This week, I’ve spoken with Rina , Senior Social Media Manager at ONE Championship. Rina and I discussed various topics, including how his sports career began, what makes ONE different, how powerful meme marketing is and more!
Question 1: Rina, it’s great to have you on Ash’s Sports Talk. How did your sports career begin?
I’m originally from Madagascar, but I was born in the South of France in Grenoble, where I studied. I had a passion for basketball and created my own opportunities. I began writing for websites, and I had a radio show where I spoke every week about the NBA, international basketball, streetball, local leagues, etc. This helped me create a network which got me a job as a Development Manager at Basketball Network in Paris.
After almost a year, I worked for a production company called LF Prod as a Production Manager. They focused on lots of sports, including football, MMA and basketball. It was another chance to sharpen my skills and network.
In 2013, I spotted a great opportunity at FIBA in Switzerland to work for their digital team who took a lot of chasing for the chance. When I joined as Digital Assistant, we had approximately 700,000 followers on all platforms. When I left after six years as a Digital Content Manager, we had around 25 million followers across all channels.
I also have a passion for MMA. While in France working for LF Prod, I had to do a series of documentaries on Mixed Martial Arts fighters. So I started watching more events and reading books. I became very passionate about MMA from that point, particularly with understanding the mindset of a fighter.
I then started to learn about ONE Championship. In 2019, an opportunity arose to become ONE’s Senior Social Media Manager in Singapore. To this day, I enjoy being in an environment that challenges me and allows me to become the best version of myself.
Question 2: Let’s hear more about your role at ONE Championship. What do you do, and how does it contribute to the bigger picture?
I’m a Senior Social Media Manager as a part of the wider marketing team. The social team creates engaging content day-to-day across Facebook, Instagram, Youtube, Twitter, and TikTok. My key focus is to get this content across channels that aren’t owned by ONE so that we earn increased reach outside of our normal ecosystem.
Typically, a fan follows approximately 12 accounts relating to sport. For example, one account would be an organization, two would be teams, two would be media, and the rest will be athletes. Therefore, we want ONE’s content to be distributed on as many digital touchpoints as possible.
Question 3: I understand Nielsen ranks ONE Championship as one of the globe’s top sports media properties. Social media has been a big part of that; what do you feel ONE does differently to other properties when on digital?
Reach, frequency, and engagement. If you look at the volume of content we put out and the level of engagement we receive on social media, we are amongst the best in the sports industry thanks to a world-class team who is grinding relentlessly every day with super creative ideas.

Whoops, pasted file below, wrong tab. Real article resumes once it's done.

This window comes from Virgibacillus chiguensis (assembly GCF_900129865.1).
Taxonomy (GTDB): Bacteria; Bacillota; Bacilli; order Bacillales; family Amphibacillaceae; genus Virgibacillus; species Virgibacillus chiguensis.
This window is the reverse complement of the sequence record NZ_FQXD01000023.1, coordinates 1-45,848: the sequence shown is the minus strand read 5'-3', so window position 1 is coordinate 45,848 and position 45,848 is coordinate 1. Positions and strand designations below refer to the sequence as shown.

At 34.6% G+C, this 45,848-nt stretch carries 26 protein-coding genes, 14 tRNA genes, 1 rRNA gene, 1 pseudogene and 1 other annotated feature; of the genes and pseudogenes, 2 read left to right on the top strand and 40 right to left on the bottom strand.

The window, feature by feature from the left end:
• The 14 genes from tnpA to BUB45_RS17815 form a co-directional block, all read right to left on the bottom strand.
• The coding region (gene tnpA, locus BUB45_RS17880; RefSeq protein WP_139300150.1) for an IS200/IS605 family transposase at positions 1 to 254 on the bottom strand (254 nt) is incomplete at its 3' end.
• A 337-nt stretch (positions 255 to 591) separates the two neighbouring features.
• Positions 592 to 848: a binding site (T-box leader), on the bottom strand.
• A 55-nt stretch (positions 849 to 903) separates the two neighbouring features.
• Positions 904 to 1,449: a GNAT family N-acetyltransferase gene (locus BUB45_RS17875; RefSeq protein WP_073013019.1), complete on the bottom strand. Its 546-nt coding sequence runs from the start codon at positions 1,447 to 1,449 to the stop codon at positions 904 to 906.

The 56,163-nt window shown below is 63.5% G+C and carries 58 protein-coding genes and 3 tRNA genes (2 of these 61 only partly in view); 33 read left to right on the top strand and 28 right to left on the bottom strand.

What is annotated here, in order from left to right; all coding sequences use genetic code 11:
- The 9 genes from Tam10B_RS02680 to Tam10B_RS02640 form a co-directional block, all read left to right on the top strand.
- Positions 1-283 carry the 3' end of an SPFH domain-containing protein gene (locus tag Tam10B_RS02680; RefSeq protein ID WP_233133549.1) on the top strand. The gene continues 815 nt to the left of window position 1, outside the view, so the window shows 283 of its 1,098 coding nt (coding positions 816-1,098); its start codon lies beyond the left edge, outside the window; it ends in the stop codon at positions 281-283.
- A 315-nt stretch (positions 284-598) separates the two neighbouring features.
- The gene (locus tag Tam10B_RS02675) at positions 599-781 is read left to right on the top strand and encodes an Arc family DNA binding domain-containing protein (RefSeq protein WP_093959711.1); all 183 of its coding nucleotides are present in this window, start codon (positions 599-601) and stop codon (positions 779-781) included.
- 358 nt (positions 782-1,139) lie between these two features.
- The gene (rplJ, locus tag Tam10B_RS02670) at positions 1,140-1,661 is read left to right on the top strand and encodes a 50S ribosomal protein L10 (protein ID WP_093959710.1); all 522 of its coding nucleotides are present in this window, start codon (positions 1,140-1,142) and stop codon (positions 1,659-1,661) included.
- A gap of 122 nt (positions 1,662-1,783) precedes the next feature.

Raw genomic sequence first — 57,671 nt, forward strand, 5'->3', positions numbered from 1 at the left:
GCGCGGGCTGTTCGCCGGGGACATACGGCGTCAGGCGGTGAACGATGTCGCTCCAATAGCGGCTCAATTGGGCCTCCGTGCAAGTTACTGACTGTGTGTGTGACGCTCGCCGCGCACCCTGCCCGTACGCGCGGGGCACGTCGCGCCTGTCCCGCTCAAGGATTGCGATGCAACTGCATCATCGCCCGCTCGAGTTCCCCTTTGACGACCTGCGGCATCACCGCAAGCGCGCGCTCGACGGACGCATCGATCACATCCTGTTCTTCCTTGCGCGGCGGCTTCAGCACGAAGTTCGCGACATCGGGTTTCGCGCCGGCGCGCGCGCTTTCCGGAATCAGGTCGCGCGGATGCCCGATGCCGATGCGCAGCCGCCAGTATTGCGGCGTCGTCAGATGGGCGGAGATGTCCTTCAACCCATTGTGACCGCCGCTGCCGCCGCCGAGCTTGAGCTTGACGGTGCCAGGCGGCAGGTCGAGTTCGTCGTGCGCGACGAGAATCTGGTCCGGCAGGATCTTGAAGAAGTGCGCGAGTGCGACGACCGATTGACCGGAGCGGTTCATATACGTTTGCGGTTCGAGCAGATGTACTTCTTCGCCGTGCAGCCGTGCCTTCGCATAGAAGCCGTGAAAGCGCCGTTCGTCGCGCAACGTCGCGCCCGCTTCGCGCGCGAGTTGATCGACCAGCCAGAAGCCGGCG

Question 4: Meme marketing has significantly grown in recent years. I notice ONE Championship tap into this to some degree. How beneficial have you found this with interacting with your followers?
It’s very important as you can’t expect your content strategy to stay to your sport strictly. Memes are a great way to tap into the casual audience while being reactive to trends; accounts like House Of Highlights do a great job of practising a new sports content approach.
It’s like being in a classroom, and someone tells a funny joke; people will likely remember that more than what they were taught.
Meme marketing has helped ONE tap into new audiences from a lifestyle-themed approach.
Question 5: What have been some of the challenges you’ve experienced while building your sports career?
Time and resource are big ones. It’s easy to produce many ideas, but we often fall short of time and resources to execute them. However, it’s taught me to optimise my time and work smarter. You must make sure you identify your strengths and focus on your priorities to maximise impact.
Question 6: What advice can you pass on for someone wanting to pursue a career in sport?
Don’t wait for opportunities; instead, create your own. If you’re passionate enough, your work will work for itself. We can learn new skills; however, in sport, you’ve got to do things differently. Whether that’s creating your own blog, podcast, radio show etc., do something proactive. Networking is key as well; get to know people, and doors will open for you.
Wow, what a great interview with Rina! I truly sensed his passion throughout writing this piece, and he’s always taken advantage of opportunity that finds him in a prestigious position at ONE Championship doing some fantastic things.
What was your key insight from this weeks interview?